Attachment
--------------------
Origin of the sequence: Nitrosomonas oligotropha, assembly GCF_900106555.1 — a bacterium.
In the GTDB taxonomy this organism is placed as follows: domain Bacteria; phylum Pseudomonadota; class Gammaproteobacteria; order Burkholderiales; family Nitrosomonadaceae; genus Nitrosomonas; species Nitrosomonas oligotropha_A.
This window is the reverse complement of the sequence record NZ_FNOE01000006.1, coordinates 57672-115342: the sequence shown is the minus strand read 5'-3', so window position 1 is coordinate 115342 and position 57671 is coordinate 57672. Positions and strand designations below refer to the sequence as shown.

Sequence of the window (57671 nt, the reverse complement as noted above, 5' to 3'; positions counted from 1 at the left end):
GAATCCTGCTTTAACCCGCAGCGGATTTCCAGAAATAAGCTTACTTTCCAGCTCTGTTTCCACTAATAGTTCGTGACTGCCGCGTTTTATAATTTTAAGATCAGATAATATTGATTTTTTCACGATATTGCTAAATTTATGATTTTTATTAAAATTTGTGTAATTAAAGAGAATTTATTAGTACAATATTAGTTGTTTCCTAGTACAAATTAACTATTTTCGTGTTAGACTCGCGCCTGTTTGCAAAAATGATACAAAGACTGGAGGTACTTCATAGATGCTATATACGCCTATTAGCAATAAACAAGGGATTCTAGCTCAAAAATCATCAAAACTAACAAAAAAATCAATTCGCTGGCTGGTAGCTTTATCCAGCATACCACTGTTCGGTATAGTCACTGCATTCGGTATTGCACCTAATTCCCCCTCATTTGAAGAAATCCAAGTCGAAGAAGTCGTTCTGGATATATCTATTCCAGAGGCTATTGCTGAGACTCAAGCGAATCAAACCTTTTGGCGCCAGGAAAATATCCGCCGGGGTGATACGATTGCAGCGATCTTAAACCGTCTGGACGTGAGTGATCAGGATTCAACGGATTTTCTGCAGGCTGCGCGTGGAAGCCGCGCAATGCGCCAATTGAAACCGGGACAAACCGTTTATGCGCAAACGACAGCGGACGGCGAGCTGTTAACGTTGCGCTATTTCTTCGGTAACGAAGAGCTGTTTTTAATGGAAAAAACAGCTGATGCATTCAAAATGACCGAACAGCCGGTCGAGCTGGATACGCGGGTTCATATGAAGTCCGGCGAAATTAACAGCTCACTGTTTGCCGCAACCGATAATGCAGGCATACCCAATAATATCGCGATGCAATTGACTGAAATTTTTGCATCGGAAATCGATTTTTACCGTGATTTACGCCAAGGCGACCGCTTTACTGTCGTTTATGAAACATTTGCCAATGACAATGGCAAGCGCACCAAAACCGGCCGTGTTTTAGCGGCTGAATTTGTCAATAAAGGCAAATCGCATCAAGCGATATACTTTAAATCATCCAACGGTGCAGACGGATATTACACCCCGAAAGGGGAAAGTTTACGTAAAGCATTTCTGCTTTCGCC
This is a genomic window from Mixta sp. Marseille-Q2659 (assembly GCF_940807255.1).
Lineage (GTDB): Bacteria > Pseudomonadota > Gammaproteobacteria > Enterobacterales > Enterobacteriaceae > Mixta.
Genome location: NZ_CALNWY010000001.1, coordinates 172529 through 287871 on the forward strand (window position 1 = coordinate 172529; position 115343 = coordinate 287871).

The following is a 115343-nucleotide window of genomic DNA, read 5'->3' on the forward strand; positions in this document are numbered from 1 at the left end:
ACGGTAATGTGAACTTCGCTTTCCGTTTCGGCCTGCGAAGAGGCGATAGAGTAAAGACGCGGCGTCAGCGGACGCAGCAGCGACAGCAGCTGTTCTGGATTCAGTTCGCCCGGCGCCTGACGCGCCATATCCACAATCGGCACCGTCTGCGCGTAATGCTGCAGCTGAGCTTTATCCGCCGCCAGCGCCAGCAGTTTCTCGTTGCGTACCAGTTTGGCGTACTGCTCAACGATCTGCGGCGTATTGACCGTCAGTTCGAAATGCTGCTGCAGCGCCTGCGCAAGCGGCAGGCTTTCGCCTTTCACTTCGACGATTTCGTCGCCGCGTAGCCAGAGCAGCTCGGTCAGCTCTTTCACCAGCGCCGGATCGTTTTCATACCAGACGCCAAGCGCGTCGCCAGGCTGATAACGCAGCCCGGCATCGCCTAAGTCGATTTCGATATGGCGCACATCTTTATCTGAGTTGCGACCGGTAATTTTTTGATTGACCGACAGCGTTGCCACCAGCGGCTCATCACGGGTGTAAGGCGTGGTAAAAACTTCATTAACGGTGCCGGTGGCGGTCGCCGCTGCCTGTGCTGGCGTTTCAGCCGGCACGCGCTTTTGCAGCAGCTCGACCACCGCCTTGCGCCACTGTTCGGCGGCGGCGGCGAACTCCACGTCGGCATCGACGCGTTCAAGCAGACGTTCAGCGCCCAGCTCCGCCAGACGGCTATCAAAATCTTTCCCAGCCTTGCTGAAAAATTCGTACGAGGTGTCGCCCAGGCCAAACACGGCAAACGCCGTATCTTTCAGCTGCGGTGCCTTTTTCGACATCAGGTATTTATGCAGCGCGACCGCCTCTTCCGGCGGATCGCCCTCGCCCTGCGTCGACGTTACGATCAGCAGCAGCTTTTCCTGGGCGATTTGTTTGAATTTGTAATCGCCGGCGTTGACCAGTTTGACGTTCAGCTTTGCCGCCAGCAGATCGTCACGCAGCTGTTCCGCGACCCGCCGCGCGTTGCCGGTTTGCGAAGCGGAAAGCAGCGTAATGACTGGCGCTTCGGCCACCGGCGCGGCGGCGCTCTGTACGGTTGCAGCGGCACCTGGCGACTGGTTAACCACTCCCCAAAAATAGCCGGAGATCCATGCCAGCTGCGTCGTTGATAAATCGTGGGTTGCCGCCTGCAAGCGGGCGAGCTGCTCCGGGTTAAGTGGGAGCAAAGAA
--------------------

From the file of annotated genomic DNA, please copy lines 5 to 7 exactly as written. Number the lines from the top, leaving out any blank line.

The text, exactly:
GAATCCTGCTTTAACCCGCAGCGGATTTCCAGAAATAAGCTTACTTTCCAGCTCTGTTTCCACTAATAGTTCGTGACTGCCGCGTTTTATAATTTTAAGATCAGATAATATTGATTTTTTCACGATATTGCTAAATTTATGATTTTTATTAAAATTTGTGTAATTAAAGAGAATTTATTAGTACAATATTAGTTGTTTCCTAGTACAAATTAACTATTTTCGTGTTAGACTCGCGCCTGTTTGCAAAAATGATACAAAGACTGGAGGTACTTCATAGATGCTATATACGCCTATTAGCAATAAACAAGGGATTCTAGCTCAAAAATCATCAAAACTAACAAAAAAATCAATTCGCTGGCTGGTAGCTTTATCCAGCATACCACTGTTCGGTATAGTCACTGCATTCGGTATTGCACCTAATTCCCCCTCATTTGAAGAAATCCAAGTCGAAGAAGTCGTTCTGGATATATCTATTCCAGAGGCTATTGCTGAGACTCAAGCGAATCAAACCTTTTGGCGCCAGGAAAATATCCGCCGGGGTGATACGATTGCAGCGATCTTAAACCGTCTGGACGTGAGTGATCAGGATTCAACGGATTTTCTGCAGGCTGCGCGTGGAAGCCGCGCAATGCGCCAATTGAAACCGGGACAAACCGTTTATGCGCAAACGACAGCGGACGGCGAGCTGTTAACGTTGCGCTATTTCTTCGGTAACGAAGAGCTGTTTTTAATGGAAAAAACAGCTGATGCATTCAAAATGACCGAACAGCCGGTCGAGCTGGATACGCGGGTTCATATGAAGTCCGGCGAAATTAACAGCTCACTGTTTGCCGCAACCGATAATGCAGGCATACCCAATAATATCGCGATGCAATTGACTGAAATTTTTGCATCGGAAATCGATTTTTACCGTGATTTACGCCAAGGCGACCGCTTTACTGTCGTTTATGAAACATTTGCCAATGACAATGGCAAGCGCACCAAAACCGGCCGTGTTTTAGCGGCTGAATTTGTCAATAAAGGCAAATCGCATCAAGCGATATACTTTAAATCATCCAACGGTGCAGACGGATATTACACCCCGAAAGGGGAAAGTTTACGTAAAGCATTTCTGCTTTCGCC
This is a genomic window from Mixta sp. Marseille-Q2659 (assembly GCF_940807255.1).
Lineage (GTDB): Bacteria > Pseudomonadota > Gammaproteobacteria > Enterobacterales > Enterobacteriaceae > Mixta.